Actuality is tough even when you see the value of it, so of course I had no chance. This soon led to questions popping up like … Why the hell was I hired? Had they not seen my previous work? Or even my taster?
This is getting bitter again, sorry …
Truth and Reality
When working on a Broadcast doc there are several rules regarding representing actual events that you must adhere to. Even to the point where directly constructing events is a no-no (not indirectly like you do in ‘Actuality’). I was scolded for this very thing, when I set up a shot of a girl who spoke about converting to Islam in attempts of earning the affection of her boyfriend’s Muslim parents. I told her to repeat the story twice because I wasn’t happy with the shot. I was immediately told when looking back at the rushes “this is not REAL! You have set up the whole sequence … This is not documentary, it’s some other genre!”.
Even historically speaking, documentary is hard to pin down when it comes to such complex terms like ‘truth’ or ‘realism’. Documentary never really had a clear foundation, even Robert J. Flaherty was notorious for blurring the lines of what was actual and non-actual in his films, and that was in the 1920s.
You can have all the “real life” footage there is, but if you edit it insincerely it’s not truth. Remember, every cut is a lie, a subjective lure away from the so called “objective reality”.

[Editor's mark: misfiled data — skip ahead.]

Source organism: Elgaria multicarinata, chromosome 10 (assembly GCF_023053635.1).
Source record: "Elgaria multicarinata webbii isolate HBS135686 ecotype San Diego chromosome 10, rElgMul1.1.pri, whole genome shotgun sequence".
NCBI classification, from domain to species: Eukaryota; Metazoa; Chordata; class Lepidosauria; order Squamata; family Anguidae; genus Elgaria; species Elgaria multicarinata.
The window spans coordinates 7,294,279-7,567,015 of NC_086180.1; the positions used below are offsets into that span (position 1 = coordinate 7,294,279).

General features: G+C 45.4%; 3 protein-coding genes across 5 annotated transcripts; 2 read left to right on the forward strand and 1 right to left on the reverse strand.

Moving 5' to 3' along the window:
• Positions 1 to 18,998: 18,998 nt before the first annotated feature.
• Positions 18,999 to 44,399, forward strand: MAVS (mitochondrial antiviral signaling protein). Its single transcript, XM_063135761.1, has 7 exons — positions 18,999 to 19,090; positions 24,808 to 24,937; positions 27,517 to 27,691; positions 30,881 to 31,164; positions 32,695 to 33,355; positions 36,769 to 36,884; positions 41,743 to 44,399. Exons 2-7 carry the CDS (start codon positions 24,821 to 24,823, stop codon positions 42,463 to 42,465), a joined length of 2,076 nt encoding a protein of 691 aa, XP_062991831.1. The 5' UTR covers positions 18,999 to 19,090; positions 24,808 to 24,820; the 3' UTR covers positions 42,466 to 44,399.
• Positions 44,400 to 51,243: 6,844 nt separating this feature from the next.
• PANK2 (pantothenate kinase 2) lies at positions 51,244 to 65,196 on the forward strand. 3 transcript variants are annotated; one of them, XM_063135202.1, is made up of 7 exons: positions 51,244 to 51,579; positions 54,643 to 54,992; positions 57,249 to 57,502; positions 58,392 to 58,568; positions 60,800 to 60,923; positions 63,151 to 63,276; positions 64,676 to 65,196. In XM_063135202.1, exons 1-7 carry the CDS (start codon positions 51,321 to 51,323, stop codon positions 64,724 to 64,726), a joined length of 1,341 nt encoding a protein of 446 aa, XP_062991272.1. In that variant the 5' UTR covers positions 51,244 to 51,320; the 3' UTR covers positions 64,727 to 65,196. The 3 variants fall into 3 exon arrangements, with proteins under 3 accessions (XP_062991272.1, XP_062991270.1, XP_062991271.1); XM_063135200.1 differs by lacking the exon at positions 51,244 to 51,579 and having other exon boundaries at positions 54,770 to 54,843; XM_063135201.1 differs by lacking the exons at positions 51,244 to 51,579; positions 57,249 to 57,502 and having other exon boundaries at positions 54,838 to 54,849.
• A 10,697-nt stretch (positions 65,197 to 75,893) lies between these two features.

Personally I feel documentary can either come from a sincere place or an insincere place, regardless of the methods used. It’s why a film like Jia Zhangke’s 24 City, that blurs the lines between real people and actors, has such a strong sense of sincerity, and why so many ‘to the book’ actuality documentaries feel so contrived.
Documentary works far more effectively when it aims for sincerity not reality.
When I think back, the subject matter of my film seemed to be so tempting that my commissioner and his production company contacts just wanted to get it made as soon as possible. With a mix of naive urgency and neglected research, the whole project turned into a mess. Granted, part of the problem was due to my naive and ideologically motivated attitude. It would be unfair to burden the channel and Production Company with all the blame.
I was foolish and immature to think I could challenge the ideas of documentary on a broadcast format. TV wants headline reporters not wannabe filmmakers, like me.
– Matthew E Carter